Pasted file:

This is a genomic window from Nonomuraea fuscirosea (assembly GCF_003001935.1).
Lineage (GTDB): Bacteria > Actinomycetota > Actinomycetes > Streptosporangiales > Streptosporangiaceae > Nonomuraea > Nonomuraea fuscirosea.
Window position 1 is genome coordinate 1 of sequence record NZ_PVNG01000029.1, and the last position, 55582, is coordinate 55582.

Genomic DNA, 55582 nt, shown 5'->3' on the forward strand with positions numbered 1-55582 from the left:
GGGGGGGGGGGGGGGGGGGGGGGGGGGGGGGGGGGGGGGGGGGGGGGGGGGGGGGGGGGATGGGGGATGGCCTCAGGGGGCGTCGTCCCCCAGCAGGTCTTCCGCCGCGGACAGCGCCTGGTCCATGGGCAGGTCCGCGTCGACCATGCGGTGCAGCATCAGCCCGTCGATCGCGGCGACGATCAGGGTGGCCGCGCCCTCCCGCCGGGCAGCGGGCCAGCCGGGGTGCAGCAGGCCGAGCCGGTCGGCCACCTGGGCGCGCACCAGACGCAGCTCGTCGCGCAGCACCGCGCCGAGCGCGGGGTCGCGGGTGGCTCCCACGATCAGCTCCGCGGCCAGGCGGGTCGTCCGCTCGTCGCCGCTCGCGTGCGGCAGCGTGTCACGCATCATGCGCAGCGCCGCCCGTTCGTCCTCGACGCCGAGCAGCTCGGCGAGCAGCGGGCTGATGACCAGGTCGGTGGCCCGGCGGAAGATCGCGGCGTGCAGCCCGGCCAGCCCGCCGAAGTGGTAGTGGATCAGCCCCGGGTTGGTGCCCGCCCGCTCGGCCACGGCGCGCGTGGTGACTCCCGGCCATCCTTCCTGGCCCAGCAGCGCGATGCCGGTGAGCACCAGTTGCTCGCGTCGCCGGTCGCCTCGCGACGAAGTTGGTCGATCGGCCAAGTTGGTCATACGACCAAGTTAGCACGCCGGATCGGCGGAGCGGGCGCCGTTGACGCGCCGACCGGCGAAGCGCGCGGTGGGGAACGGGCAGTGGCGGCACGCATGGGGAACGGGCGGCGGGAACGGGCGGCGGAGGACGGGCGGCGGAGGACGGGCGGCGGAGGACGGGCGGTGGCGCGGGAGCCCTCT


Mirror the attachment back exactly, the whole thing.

This is a genomic window from Nonomuraea fuscirosea (assembly GCF_003001935.1).
Lineage (GTDB): Bacteria > Actinomycetota > Actinomycetes > Streptosporangiales > Streptosporangiaceae > Nonomuraea > Nonomuraea fuscirosea.
Window position 1 is genome coordinate 1 of sequence record NZ_PVNG01000029.1, and the last position, 55582, is coordinate 55582.

Genomic DNA, 55582 nt, shown 5'->3' on the forward strand with positions numbered 1-55582 from the left:
GGGGGGGGGGGGGGGGGGGGGGGGGGGGGGGGGGGGGGGGGGGGGGGGGGGGGGGGGGGATGGGGGATGGCCTCAGGGGGCGTCGTCCCCCAGCAGGTCTTCCGCCGCGGACAGCGCCTGGTCCATGGGCAGGTCCGCGTCGACCATGCGGTGCAGCATCAGCCCGTCGATCGCGGCGACGATCAGGGTGGCCGCGCCCTCCCGCCGGGCAGCGGGCCAGCCGGGGTGCAGCAGGCCGAGCCGGTCGGCCACCTGGGCGCGCACCAGACGCAGCTCGTCGCGCAGCACCGCGCCGAGCGCGGGGTCGCGGGTGGCTCCCACGATCAGCTCCGCGGCCAGGCGGGTCGTCCGCTCGTCGCCGCTCGCGTGCGGCAGCGTGTCACGCATCATGCGCAGCGCCGCCCGTTCGTCCTCGACGCCGAGCAGCTCGGCGAGCAGCGGGCTGATGACCAGGTCGGTGGCCCGGCGGAAGATCGCGGCGTGCAGCCCGGCCAGCCCGCCGAAGTGGTAGTGGATCAGCCCCGGGTTGGTGCCCGCCCGCTCGGCCACGGCGCGCGTGGTGACTCCCGGCCATCCTTCCTGGCCCAGCAGCGCGATGCCGGTGAGCACCAGTTGCTCGCGTCGCCGGTCGCCTCGCGACGAAGTTGGTCGATCGGCCAAGTTGGTCATACGACCAAGTTAGCACGCCGGATCGGCGGAGCGGGCGCCGTTGACGCGCCGACCGGCGAAGCGCGCGGTGGGGAACGGGCAGTGGCGGCACGCATGGGGAACGGGCGGCGGGAACGGGCGGCGGAGGACGGGCGGCGGAGGACGGGCGGCGGAGGACGGGCGGTGGCGCGGGAGCCCTCT